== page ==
Resources > Blog > How to Manage High Conflict Employees: Steps and Missteps
In every workplace, there is a small percentage of employees who thrive in creating and engaging in persistent workplace conflict. They have very strong opinions on workplace issues, policies and personnel and become very aggressive (and/or passive-aggressive) when others disagree with them, including union representatives, supervisors and managers. They have difficulty accepting any type of direction or criticism – and commonly and aggressively challenge others on any decisions with which they disagree.
Characteristics of High Conflict Employees
When these employees are confronted regarding their workplace behaviour or performance through the imposition of workplace expectations or discipline, they launch aggressive and disrespectful campaigns against management, “witnesses” and at times, shop stewards, through grievances, harassment complaints and otherwise. Many use social media – such as Facebook, Twitter and blogs – to defame others in an attempt to intimidate them and shut them down.
Bill Eddy is a specialist in High Conflict Personalities and runs the High Conflict Institute. Mr. Eddy’s research and experience indicate that high conflict employees share one or more of the following characteristics:
- A repeated pattern of aggressive interpersonal behaviour, often disproportionate to the situation at hand;
- Frequent “all-or-nothing” and/or paranoid thinking, including: “It’s all so-and-so’s fault.” or “I’m purely a victim in this.” or “I know everyone is out to get me.”;
- Frequent unmanaged emotions, such as yelling, loud swearing and similar outbursts;
- History of extreme behaviours, such as threats against other employees; hostile emails; false statements; and spreading malicious rumours;
- A lack of flexibility, self-awareness or apparent ability to change;
- A preoccupation with being a victim, and as a result, preoccupied with blaming/bullying others; and
- The ability to appear innocent, so that others become their “advocates” and work to defend them.
These employees have a destructive effect on workplace morale, employee engagement and overall productivity. They expose organizations, including unions, to significant costs through filing multiple complaints against others – both informal and formal. Many employees quit or transfer as a result of this behaviour. Others take sick leave in response to anxiety-based symptoms, such as nausea, headaches and insomnia.
As a result of their aggressive demeanour, many coworkers of “high conflict personalities” are reluctant to confront or report them. Supervisors and shop stewards are equally reticent to address issues with them in a direct and forthright manner.
What Needs to Happen?
These employees need to be “managed” in a fair, firm and progressive manner. They need to be given clear and specific expectations regarding their workplace behaviour and communication and then need to be held accountable in meeting these expectations. To the extent they have an objectively and properly diagnosed disability, they need to be reasonably accommodated in the workplace to the point of undue hardship. However, such accommodation should not in any way include the accepting or condoning of intolerant, disrespectful or aggressive workplace behaviour.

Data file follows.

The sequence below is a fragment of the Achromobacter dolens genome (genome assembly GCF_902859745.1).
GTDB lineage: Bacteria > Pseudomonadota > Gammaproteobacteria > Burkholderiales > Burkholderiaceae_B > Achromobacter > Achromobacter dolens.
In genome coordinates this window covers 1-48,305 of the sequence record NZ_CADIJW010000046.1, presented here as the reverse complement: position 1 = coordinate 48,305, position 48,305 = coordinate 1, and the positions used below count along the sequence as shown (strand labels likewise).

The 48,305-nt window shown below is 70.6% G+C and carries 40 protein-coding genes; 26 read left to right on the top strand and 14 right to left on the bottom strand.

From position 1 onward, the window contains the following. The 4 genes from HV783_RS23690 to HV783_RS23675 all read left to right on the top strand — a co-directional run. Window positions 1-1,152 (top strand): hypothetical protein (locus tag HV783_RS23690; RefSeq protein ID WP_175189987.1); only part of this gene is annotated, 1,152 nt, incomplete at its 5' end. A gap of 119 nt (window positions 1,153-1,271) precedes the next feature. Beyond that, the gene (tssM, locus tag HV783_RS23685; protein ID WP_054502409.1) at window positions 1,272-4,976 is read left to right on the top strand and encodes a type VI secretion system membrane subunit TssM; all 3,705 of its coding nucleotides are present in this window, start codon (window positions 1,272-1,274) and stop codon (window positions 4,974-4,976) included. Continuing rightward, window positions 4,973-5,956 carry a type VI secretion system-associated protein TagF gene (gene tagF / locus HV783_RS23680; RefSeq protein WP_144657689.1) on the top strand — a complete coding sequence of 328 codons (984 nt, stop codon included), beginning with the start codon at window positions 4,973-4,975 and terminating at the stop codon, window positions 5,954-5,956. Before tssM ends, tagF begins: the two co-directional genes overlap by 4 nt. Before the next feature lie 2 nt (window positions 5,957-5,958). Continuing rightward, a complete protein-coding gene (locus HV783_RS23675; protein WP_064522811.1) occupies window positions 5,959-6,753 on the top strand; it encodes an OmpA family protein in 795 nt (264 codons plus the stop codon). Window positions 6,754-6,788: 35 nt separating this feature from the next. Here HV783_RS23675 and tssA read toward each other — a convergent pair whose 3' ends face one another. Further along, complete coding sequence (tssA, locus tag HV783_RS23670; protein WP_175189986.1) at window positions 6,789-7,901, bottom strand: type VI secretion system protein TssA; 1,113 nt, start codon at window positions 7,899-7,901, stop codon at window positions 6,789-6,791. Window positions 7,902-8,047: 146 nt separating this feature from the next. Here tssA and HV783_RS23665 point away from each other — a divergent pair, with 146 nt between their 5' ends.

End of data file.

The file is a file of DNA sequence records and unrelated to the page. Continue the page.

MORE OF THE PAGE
Shop stewards, supervisors and managers need specific training on how to manage high conflict employees. As part of this training, they need to “expect” that these employees will be insubordinate and will file complaints against them in response to being held accountable. Instead of hiding from this behaviour, individuals need to address it immediately and directly in a respectful and calm manner.
From the management perspective, discussions should be followed up with clear written expectations. Failure to follow clear directions should result in progressive discipline up to the termination of the employment relationship.
From the union perspective, shop stewards should be trained on how to establish clear and respectful boundaries with a high conflict “member” to protect themselves from “personal attacks” should the employee decide to “turn on them”.
Harassment complaints launched by these employees should be investigated objectively and fairly, and any confirmed misuse of harassment policies and procedures should result in formal disciplinary action.
Directors and owners need to ensure that managers and supervisors are fully supported in their efforts to manage high conflict employees – generally – and when faced with harassment complaints and insubordination. Often, more than one supervisor should be involved in this process. A model of “shared responsibility/supervision” diffuses the intense stress, anxiety and fatigue commonly associated with supervising these individuals.
Union and management are most effective when they work as a team to build a consistent and comprehensive strategy in addressing these employees.
Using these strategies, managers, supervisors and union stewards can work to ensure that the interests of one do not overtake the interests of the whole. A healthy workplace is all about balancing the interests of the individual with those of the entire team to ensure that the environment remains productive and respectful for all.
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